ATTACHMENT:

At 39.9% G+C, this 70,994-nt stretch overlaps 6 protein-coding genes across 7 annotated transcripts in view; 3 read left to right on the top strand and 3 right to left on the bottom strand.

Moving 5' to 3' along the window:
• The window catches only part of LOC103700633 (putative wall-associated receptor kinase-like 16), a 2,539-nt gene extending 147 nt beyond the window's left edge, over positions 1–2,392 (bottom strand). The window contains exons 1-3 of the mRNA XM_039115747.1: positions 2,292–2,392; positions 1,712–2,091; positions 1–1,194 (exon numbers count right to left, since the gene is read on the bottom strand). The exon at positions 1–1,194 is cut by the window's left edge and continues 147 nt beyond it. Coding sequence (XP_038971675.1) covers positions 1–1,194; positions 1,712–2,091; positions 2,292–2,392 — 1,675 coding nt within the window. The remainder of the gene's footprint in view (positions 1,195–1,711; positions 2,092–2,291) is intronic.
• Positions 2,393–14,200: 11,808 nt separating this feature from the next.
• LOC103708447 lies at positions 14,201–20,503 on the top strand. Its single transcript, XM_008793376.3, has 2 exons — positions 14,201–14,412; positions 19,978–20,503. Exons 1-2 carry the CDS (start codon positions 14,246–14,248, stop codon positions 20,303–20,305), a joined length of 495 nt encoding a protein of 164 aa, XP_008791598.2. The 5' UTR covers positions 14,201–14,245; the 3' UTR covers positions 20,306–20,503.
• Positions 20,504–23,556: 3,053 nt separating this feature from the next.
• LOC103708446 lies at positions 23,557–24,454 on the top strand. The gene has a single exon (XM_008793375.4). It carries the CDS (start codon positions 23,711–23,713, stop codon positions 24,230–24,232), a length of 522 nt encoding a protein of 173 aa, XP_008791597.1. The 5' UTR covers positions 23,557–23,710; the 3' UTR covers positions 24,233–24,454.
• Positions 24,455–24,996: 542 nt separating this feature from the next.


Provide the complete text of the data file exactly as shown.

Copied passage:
At 39.9% G+C, this 70,994-nt stretch overlaps 6 protein-coding genes across 7 annotated transcripts in view; 3 read left to right on the top strand and 3 right to left on the bottom strand.

Moving 5' to 3' along the window:
• The window catches only part of LOC103700633 (putative wall-associated receptor kinase-like 16), a 2,539-nt gene extending 147 nt beyond the window's left edge, over positions 1–2,392 (bottom strand). The window contains exons 1-3 of the mRNA XM_039115747.1: positions 2,292–2,392; positions 1,712–2,091; positions 1–1,194 (exon numbers count right to left, since the gene is read on the bottom strand). The exon at positions 1–1,194 is cut by the window's left edge and continues 147 nt beyond it. Coding sequence (XP_038971675.1) covers positions 1–1,194; positions 1,712–2,091; positions 2,292–2,392 — 1,675 coding nt within the window. The remainder of the gene's footprint in view (positions 1,195–1,711; positions 2,092–2,291) is intronic.
• Positions 2,393–14,200: 11,808 nt separating this feature from the next.
• LOC103708447 lies at positions 14,201–20,503 on the top strand. Its single transcript, XM_008793376.3, has 2 exons — positions 14,201–14,412; positions 19,978–20,503. Exons 1-2 carry the CDS (start codon positions 14,246–14,248, stop codon positions 20,303–20,305), a joined length of 495 nt encoding a protein of 164 aa, XP_008791598.2. The 5' UTR covers positions 14,201–14,245; the 3' UTR covers positions 20,306–20,503.
• Positions 20,504–23,556: 3,053 nt separating this feature from the next.
• LOC103708446 lies at positions 23,557–24,454 on the top strand. The gene has a single exon (XM_008793375.4). It carries the CDS (start codon positions 23,711–23,713, stop codon positions 24,230–24,232), a length of 522 nt encoding a protein of 173 aa, XP_008791597.1. The 5' UTR covers positions 23,557–23,710; the 3' UTR covers positions 24,233–24,454.
• Positions 24,455–24,996: 542 nt separating this feature from the next.